Skip to main content

It depends where you start....

When I was fourteen, I went to Ireland with my dad. We stayed at one guest house and, while walking up a few flights of stairs to the room by the owner, he gestured left saying, "The breakfast room's there." A few more flights of stairs later and I couldn't remember which floor the breakfast room was on, so I asked him to tell me. He looked at me, thought for a moment and said, "Well, I guess it depends where you start." I never thought about this as a educational point before, but it's a thinking one. As educators we are stuck in a rigid system where numbers, levels and data indicate position, both within class and league tables, yet that can inhibit thinking. His approach to answering my question was to remove what we naturally perceive to be the obvious absolute: the building is rigid & therefore we must move around the building. He put me as the rigid element and moved the building to fit my requirement. To him, the problem wasn't confined by the framework within which I had posed it, based on my accepted view of the world, he manipulated his response based on a different set of parameters, ones which I am only just beginning to understand. That got me thinking about the new draft curriculum. It mentions the word practice a lot. An awful lot, to be honest. So much so that I started to think about changing my approach to teaching and it didn't seem to fit at all. Then I remembered Kilkenny man. So, I would suggest we do practise things. But not quite the way the lord Gove intended. when practising a skill or setting a task, ensure the viewpoint is changed from time to time. Make the children uncomfortable by removing things that are familiar. Then practise figuring out why things are the way they are. Thinking skills are integral to empowering independent and lifelong learning and underpin successful, employable and engaging adults. It is though experience that we improve.


Popular posts from this blog

Sometimes we need to step back in order to move forward

It's been a while since I put fingers to keyboard and wrote something on my blog, or any blog for that matter. I think it has less to do with workload & more to do with overload.

Social Networking on various levels had begun to take over my approach to a lot of things, most noticeably my work, but it had begun to encroach on my personal life as well.

Frank, educational discussions were taking place after clocking out time, I would lie awake at night and follow a hashtag stream from an earlier Twitter debate. I would be sitting on the sofa with my wife, ostensibly watching the TV, but my head wasn't. I was actually becoming so obsessed with all things that were educationally cutting edge, that I was beginning to neglect my marking, assessment and correcting my planning where necessary. In essence, my desire to push the boundaries was threatening to impact on the children in my care.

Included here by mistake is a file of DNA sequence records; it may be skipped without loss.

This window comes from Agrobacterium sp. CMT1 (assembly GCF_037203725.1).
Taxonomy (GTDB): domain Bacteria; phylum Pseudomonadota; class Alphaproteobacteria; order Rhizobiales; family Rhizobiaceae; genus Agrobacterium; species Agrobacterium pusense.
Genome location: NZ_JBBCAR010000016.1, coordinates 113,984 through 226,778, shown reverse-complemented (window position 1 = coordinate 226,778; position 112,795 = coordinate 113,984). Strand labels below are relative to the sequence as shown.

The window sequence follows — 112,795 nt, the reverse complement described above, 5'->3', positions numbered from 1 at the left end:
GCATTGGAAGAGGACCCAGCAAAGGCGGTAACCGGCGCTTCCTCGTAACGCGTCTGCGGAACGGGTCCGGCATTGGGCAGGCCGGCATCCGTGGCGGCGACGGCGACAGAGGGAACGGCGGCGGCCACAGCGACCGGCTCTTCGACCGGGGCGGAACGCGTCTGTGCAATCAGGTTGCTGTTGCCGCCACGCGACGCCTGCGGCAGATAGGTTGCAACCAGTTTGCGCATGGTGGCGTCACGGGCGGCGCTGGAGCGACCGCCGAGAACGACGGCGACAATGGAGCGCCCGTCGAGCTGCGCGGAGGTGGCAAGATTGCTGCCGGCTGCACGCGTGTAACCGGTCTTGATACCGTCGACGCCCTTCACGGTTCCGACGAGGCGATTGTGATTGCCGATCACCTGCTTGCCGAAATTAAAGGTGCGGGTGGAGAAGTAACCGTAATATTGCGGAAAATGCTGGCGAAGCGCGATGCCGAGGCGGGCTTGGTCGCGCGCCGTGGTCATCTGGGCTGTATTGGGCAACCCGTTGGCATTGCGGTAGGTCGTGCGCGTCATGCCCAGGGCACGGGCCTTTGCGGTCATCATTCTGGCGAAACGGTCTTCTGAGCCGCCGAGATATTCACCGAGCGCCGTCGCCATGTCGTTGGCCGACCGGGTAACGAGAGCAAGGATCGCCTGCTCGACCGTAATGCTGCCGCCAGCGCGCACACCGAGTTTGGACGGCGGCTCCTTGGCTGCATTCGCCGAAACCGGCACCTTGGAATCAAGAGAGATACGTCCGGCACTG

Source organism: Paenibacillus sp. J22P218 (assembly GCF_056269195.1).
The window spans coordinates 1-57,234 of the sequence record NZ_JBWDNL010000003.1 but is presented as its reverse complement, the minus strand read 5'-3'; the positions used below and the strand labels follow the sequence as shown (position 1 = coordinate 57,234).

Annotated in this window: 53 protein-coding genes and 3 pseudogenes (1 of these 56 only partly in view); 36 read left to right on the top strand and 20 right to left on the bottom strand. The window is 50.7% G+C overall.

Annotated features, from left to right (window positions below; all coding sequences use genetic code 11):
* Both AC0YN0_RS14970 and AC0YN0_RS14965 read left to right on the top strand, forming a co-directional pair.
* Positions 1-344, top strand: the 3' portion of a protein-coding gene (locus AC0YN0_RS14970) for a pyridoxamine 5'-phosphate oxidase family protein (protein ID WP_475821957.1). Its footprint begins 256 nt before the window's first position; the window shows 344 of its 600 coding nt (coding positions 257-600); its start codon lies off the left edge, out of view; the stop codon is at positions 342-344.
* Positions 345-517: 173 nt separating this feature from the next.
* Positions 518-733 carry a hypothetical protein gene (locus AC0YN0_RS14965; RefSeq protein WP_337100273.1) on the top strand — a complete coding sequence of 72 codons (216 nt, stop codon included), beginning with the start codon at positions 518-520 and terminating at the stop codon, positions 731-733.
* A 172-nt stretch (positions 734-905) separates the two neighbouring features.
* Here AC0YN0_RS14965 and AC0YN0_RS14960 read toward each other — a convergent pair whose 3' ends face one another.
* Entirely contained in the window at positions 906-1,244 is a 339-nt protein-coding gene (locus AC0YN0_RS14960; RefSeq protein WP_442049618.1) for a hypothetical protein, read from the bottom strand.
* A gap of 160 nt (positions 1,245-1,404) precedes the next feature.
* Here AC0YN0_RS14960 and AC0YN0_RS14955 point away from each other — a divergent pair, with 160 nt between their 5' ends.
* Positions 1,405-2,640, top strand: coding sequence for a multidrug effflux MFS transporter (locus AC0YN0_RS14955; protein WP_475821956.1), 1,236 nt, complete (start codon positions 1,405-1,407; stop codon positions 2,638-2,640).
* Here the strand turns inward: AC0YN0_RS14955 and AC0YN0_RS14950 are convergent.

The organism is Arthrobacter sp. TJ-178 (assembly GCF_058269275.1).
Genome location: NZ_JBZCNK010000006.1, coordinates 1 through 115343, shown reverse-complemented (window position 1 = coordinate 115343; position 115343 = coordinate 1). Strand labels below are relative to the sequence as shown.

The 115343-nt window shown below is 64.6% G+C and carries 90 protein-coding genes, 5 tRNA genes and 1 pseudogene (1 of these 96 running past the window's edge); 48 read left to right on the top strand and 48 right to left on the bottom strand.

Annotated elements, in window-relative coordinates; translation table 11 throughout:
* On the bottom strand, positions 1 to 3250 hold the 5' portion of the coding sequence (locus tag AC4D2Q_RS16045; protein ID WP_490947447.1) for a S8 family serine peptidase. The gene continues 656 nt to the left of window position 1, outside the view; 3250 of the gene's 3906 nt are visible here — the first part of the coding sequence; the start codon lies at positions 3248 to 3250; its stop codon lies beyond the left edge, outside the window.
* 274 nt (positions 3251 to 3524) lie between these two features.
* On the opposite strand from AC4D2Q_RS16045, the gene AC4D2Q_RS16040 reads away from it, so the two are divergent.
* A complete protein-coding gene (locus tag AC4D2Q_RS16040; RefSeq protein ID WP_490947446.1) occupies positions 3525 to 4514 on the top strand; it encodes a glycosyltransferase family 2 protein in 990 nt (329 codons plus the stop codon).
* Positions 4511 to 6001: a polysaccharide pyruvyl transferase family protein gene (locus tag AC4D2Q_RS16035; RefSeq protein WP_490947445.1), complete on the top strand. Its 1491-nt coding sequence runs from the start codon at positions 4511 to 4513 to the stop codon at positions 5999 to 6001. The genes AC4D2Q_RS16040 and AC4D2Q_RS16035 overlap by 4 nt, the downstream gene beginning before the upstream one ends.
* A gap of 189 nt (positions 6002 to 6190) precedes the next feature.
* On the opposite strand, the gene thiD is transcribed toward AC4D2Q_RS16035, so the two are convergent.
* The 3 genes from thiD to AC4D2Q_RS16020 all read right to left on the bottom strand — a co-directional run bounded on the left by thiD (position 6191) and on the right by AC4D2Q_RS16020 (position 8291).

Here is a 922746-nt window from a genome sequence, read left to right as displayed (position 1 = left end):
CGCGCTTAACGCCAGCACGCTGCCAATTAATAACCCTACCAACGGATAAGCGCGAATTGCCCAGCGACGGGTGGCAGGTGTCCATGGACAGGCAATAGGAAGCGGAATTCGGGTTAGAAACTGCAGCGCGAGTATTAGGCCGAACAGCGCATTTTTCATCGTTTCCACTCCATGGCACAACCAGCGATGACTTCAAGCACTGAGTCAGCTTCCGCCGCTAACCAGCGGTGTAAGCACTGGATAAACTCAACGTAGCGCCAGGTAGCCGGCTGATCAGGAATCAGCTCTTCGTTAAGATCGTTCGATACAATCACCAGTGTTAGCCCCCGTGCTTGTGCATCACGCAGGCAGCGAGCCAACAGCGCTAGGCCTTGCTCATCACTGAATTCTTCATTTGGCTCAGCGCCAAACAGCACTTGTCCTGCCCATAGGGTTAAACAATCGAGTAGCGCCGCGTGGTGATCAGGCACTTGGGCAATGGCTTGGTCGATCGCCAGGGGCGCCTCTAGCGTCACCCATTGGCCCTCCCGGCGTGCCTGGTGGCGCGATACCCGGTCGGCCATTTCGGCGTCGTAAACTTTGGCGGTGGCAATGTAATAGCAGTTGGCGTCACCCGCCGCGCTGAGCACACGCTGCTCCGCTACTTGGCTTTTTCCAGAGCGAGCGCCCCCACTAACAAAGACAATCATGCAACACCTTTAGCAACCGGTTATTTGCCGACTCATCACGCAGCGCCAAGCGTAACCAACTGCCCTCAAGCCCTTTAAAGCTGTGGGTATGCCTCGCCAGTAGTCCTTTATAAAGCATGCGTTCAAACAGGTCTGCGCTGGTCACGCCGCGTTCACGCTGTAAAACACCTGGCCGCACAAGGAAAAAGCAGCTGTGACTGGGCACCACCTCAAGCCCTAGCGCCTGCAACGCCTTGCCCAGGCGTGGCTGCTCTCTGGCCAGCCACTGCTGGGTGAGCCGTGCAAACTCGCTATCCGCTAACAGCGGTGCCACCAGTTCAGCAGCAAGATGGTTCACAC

But how did it get to this? Honestly, I don't know. I suppose I was trying to keep up wi…

Independent Learning

This evening on #ukedchat, the discussion was about 'independent learning' or 'IL' and it's importance in the curriculum.

In my opinion IL is an umbrella title, one so multi-faceted that we probably need to invest a lot of time determining the rationale behind it.

One point that came across was from Miles Berry that Independent Learning is something innate, present from birth as a survival mechanism so teaching it is contradictory. This is something that I agree with and yet we are in a system that has institutionalised our lives to the point where children are taught out of this. They become so reliant on being told what, when and how to do things, that they forget what they are genetically programmed to do.

And there's my mistake. I'm talking about these children in the third person. The point is that we have all fallen into the habit of providing knowledge as teachers. There is no blame associated with this, we are as caught up in the status quo as they …

ICT Self Assessment booklet

A few weeks ago, I stumbled across ICT Teaching & Learning Framework 2011, which was written by Matt Lovegrove and included contributions from Steve Greenfield, David Sheppard & Claire Waite.

Here is the Framework which can be found on his blog.

The beauty of this work was that it was licensed for sharing, remixing and adapting. This is exactly the type of thing we should all be doing in my opinion and I must sincerely thank those who wrote it for saving me a tremendous amount of time by not having to write my own.

What I did do, however, was to create a self-assessment booklet that can be used in conjunction with the framework.

I hate assessment, but this book allows the children to assess their learning at the end of the week. I've factored in time to my timetable to allow reflection. This, in turn, feeds into my planning & because it's done on a weekly basis, it's easy to keep on top of and lasts about 20 mins.

Here's an example copy of what I've don…